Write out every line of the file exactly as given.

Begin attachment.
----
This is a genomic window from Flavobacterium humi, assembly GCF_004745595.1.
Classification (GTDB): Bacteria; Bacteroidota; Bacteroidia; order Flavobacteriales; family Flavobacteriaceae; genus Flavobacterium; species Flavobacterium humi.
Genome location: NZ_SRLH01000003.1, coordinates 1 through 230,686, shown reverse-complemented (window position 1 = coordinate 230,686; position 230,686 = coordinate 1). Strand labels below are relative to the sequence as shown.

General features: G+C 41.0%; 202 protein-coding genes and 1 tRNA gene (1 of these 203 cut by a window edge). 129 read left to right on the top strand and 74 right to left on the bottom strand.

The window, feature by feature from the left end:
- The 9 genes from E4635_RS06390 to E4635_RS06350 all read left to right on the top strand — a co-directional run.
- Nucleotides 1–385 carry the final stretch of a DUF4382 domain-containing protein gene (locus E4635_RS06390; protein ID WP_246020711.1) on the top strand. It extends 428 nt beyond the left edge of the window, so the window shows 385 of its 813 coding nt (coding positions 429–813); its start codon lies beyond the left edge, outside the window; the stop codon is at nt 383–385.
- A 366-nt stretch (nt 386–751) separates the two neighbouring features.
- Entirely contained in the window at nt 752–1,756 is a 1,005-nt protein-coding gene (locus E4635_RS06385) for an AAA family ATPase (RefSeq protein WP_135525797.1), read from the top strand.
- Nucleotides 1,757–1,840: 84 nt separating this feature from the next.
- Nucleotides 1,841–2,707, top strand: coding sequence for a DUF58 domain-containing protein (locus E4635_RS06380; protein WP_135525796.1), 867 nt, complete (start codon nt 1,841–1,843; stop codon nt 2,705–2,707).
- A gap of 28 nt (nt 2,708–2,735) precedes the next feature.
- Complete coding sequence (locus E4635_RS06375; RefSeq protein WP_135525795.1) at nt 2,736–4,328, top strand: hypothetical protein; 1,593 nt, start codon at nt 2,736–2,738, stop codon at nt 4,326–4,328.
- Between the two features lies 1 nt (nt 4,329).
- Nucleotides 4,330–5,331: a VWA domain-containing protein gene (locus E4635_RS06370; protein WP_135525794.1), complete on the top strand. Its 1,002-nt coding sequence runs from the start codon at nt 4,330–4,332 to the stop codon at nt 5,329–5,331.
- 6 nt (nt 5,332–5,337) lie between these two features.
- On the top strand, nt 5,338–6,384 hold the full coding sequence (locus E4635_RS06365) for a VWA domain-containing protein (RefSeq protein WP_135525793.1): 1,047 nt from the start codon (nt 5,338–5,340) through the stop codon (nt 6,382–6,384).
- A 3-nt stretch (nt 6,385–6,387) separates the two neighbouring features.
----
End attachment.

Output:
This is a genomic window from Flavobacterium humi, assembly GCF_004745595.1.
Classification (GTDB): Bacteria; Bacteroidota; Bacteroidia; order Flavobacteriales; family Flavobacteriaceae; genus Flavobacterium; species Flavobacterium humi.
Genome location: NZ_SRLH01000003.1, coordinates 1 through 230,686, shown reverse-complemented (window position 1 = coordinate 230,686; position 230,686 = coordinate 1). Strand labels below are relative to the sequence as shown.

General features: G+C 41.0%; 202 protein-coding genes and 1 tRNA gene (1 of these 203 cut by a window edge). 129 read left to right on the top strand and 74 right to left on the bottom strand.

The window, feature by feature from the left end:
- The 9 genes from E4635_RS06390 to E4635_RS06350 all read left to right on the top strand — a co-directional run.
- Nucleotides 1–385 carry the final stretch of a DUF4382 domain-containing protein gene (locus E4635_RS06390; protein ID WP_246020711.1) on the top strand. It extends 428 nt beyond the left edge of the window, so the window shows 385 of its 813 coding nt (coding positions 429–813); its start codon lies beyond the left edge, outside the window; the stop codon is at nt 383–385.
- A 366-nt stretch (nt 386–751) separates the two neighbouring features.
- Entirely contained in the window at nt 752–1,756 is a 1,005-nt protein-coding gene (locus E4635_RS06385) for an AAA family ATPase (RefSeq protein WP_135525797.1), read from the top strand.
- Nucleotides 1,757–1,840: 84 nt separating this feature from the next.
- Nucleotides 1,841–2,707, top strand: coding sequence for a DUF58 domain-containing protein (locus E4635_RS06380; protein WP_135525796.1), 867 nt, complete (start codon nt 1,841–1,843; stop codon nt 2,705–2,707).
- A gap of 28 nt (nt 2,708–2,735) precedes the next feature.
- Complete coding sequence (locus E4635_RS06375; RefSeq protein WP_135525795.1) at nt 2,736–4,328, top strand: hypothetical protein; 1,593 nt, start codon at nt 2,736–2,738, stop codon at nt 4,326–4,328.
- Between the two features lies 1 nt (nt 4,329).
- Nucleotides 4,330–5,331: a VWA domain-containing protein gene (locus E4635_RS06370; protein WP_135525794.1), complete on the top strand. Its 1,002-nt coding sequence runs from the start codon at nt 4,330–4,332 to the stop codon at nt 5,329–5,331.
- 6 nt (nt 5,332–5,337) lie between these two features.
- On the top strand, nt 5,338–6,384 hold the full coding sequence (locus E4635_RS06365) for a VWA domain-containing protein (RefSeq protein WP_135525793.1): 1,047 nt from the start codon (nt 5,338–5,340) through the stop codon (nt 6,382–6,384).
- A 3-nt stretch (nt 6,385–6,387) separates the two neighbouring features.